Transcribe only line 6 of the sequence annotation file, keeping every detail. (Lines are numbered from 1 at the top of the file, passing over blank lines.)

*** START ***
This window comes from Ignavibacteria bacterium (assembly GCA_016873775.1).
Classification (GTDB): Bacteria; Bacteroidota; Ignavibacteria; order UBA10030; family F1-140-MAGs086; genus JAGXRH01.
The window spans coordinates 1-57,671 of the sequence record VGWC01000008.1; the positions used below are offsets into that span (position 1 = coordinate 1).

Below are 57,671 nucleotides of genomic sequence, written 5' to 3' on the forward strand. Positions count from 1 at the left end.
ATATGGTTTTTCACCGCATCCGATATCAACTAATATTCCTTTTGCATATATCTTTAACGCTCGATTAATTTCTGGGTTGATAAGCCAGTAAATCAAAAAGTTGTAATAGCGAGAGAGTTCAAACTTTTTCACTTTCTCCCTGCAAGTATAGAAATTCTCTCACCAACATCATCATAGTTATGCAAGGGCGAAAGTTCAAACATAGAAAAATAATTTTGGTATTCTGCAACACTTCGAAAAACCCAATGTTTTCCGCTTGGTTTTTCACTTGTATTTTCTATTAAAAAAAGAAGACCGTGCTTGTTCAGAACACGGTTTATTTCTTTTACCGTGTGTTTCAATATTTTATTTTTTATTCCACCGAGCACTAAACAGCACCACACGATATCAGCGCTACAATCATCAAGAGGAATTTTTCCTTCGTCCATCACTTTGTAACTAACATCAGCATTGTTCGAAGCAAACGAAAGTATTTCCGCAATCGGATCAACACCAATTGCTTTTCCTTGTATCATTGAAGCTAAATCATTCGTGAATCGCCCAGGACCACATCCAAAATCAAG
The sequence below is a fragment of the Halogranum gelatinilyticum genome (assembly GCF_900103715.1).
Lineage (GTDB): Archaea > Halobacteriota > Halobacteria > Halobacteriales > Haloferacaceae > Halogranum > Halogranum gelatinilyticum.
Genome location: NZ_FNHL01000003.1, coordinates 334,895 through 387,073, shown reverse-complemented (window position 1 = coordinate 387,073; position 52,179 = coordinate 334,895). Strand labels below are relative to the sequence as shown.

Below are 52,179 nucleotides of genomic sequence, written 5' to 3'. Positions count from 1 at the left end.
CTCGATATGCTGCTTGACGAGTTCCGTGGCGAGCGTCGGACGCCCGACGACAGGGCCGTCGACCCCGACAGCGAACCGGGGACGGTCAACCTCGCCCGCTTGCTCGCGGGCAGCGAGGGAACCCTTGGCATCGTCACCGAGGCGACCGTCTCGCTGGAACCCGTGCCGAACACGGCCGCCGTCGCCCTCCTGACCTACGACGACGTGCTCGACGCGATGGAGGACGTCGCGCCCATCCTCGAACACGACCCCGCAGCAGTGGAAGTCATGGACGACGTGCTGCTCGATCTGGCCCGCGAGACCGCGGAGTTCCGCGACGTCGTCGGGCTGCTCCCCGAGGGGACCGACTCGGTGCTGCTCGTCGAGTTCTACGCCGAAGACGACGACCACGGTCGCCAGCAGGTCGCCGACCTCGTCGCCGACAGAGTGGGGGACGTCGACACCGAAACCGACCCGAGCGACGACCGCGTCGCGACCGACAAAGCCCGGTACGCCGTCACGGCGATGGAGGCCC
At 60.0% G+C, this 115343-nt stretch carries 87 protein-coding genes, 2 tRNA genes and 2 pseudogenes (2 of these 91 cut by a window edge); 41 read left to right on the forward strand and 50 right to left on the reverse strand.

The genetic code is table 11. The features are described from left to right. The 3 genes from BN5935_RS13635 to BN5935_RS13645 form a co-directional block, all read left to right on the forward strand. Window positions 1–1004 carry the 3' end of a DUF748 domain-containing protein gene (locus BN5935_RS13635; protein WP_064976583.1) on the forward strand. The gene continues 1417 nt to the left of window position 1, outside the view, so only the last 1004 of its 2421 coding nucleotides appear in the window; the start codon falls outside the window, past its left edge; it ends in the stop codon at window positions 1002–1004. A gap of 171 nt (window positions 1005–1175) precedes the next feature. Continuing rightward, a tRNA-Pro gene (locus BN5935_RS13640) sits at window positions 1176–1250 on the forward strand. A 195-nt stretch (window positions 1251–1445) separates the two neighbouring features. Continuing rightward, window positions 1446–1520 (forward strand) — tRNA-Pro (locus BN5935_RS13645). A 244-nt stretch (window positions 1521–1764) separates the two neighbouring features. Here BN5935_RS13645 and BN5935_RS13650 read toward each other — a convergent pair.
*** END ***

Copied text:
The sequence below is a fragment of the Halogranum gelatinilyticum genome (assembly GCF_900103715.1).